in and out. It’s here that you can eat a two-metre-long pizza. That’s the equivalent of just under two Kylie Minogues, toe-to-toe. It’s also about eight Minogues worth of lunch. Go for a metre-long pizza with your choice of toppings if you’re not feeling quite as ambitious.

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Lane Cove
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Vacanza - Surry Hills

Order the Brandi 
The lights are low, the chatter is jovial and the pizza is excellent at the Surry Hills arm of Bronte’s favourite pizza parlour. They have eight pizze on the menu that can be ordered bianchi (white) or rosso (red). The Brandi is as rigid as a military guard when it comes to following the rules for an AVPN-approved Margherita: six orbs of DOP cheese, a vermillion tomato base and four fresh basil leaves on top. The careful layout looks like an edible quilt piece, and straight out of the oven the bases here have just enough structural integrity to get the food to your mouth without it dropping in your lap.

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Surry Hills

Gigi Pizzeria

Order the Peperone Rosso
Turns out pizza without cheese is still bloody excellent. Sure, there were a lot of naysayers on the internet when Gigi on South King Street changed to a plant-based menu, but they were wrong, because a chewy, wood-fired pizza base covered in a layer of sweet golden tomato puree and tender ribbons of capsicum gets all the umami depth it needs from a liberal dose of olive tapenade, capers, chilli, oregano and olive oil. The salty, savoury and spice trifecta hits all the right flavour zones on your tongue – we swear you won’t even miss the mozzarella. Don’t believe us? Just try getting a table – it’s a packed house every night.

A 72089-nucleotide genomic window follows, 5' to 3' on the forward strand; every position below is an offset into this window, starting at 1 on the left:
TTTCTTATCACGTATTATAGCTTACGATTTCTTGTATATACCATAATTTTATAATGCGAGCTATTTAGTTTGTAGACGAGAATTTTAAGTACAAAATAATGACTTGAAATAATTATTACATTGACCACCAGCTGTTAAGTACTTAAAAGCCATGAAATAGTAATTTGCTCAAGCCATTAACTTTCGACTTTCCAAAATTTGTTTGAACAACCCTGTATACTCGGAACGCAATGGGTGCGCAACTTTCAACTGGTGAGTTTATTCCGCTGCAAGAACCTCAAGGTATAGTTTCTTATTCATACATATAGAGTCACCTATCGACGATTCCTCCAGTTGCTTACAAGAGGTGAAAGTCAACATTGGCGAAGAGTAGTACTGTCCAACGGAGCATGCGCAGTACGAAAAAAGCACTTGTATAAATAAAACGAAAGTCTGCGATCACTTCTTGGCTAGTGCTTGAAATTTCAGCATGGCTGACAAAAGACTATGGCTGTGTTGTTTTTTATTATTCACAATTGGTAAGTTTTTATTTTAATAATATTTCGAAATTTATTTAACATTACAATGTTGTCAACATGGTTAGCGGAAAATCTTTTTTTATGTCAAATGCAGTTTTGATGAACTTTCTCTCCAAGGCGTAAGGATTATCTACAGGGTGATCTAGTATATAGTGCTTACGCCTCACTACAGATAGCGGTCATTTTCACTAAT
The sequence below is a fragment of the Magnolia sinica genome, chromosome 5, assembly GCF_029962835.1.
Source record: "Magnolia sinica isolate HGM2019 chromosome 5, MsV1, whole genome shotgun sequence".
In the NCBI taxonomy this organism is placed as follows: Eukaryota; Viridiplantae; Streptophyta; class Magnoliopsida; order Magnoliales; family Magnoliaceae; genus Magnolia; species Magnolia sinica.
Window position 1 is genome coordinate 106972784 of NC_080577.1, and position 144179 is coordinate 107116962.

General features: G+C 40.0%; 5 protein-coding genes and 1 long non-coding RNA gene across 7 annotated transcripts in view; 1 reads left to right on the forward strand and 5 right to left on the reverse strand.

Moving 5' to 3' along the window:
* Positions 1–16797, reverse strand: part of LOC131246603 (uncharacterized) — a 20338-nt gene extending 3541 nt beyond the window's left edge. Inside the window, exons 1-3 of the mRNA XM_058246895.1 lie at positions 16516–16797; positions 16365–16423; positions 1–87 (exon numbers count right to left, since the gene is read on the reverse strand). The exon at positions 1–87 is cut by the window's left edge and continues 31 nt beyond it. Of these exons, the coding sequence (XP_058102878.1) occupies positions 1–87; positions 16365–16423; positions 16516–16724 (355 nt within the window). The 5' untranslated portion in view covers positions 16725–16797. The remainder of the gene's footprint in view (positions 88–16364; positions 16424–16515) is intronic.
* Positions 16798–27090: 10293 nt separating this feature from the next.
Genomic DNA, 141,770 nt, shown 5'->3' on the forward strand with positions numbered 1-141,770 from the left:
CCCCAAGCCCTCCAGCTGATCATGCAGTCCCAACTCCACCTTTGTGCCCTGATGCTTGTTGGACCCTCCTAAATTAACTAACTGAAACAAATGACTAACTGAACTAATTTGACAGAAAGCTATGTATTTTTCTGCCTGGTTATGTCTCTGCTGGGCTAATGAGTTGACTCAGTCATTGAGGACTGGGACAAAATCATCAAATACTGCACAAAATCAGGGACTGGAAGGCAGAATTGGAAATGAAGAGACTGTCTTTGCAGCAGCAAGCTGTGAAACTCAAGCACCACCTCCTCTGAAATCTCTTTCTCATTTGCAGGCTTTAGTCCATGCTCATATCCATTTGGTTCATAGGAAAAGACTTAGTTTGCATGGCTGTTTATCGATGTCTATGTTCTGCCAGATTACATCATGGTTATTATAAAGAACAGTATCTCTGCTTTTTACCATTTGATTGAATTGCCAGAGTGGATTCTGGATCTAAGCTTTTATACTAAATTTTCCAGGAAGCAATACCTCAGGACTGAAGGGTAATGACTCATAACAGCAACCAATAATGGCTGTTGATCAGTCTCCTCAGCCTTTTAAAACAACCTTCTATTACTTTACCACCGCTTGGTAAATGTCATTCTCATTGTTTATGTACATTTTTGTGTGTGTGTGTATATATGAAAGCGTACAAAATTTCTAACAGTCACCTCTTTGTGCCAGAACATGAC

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Newtown

The Dolphin Hotel Dining Room

Order the Sorbello
The Sorbello pizza is named for the farm where they source their tomatoes (you can grab some yourself at their stall at 
Carriageworks Farmers Markets on Saturdays – Brent Savage of BentleyMonopole and Yellow goes there to collect his). It’s a margherita boasting thin, crisp edges (not much of a puffy crust though) with juicy tomatoes that pop in the mouth like sweet little lollies. Treat yourself to a Brash Higgins SHZ Shiraz from McLaren Vale on the side, on a list designed by James Hird (Ex-Wine Library) – it’s spicy, leathery and deeply noted with dark fruit.

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Surry Hills
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Popolo

Order the Donzelletta 
We’re more than a little in love with Popolo. From their excellent Italian wine and beer selection to the personable service to Negronis and slices of cured ham at the bar, we can’t get enough. They even do weekend breakfasts. But right now we’re all about the pizza. You might try pizze such as their principessa – a luxed-up Margherita with buffalo mozzarella, tomato and basil. The donzelletta is a monster of cow’s-milk mozzarella, thin slices of golden potato, sausage and ricotta. You might want to come armed with a fistful 
of Lipitor for that one. Bases come pliable and bubbly, ready to be folded like paper planes – destination, your maw.

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Darlinghurst
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The best of Sydney...

The best picnic spots in Sydney

What could be more romantic than a picnic packed for two and sweeping harbour views? Where else could you organise a long, lazy lunch for a big group of friends? Or, an impromptu dinner date alfresco? Cancel your restaurant booking and head to one of these top places to enjoy a picnic. We’ve called ahead to find out if there’s parking, toilets and barbecues too. You can thank us later.

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By: Rose Daisley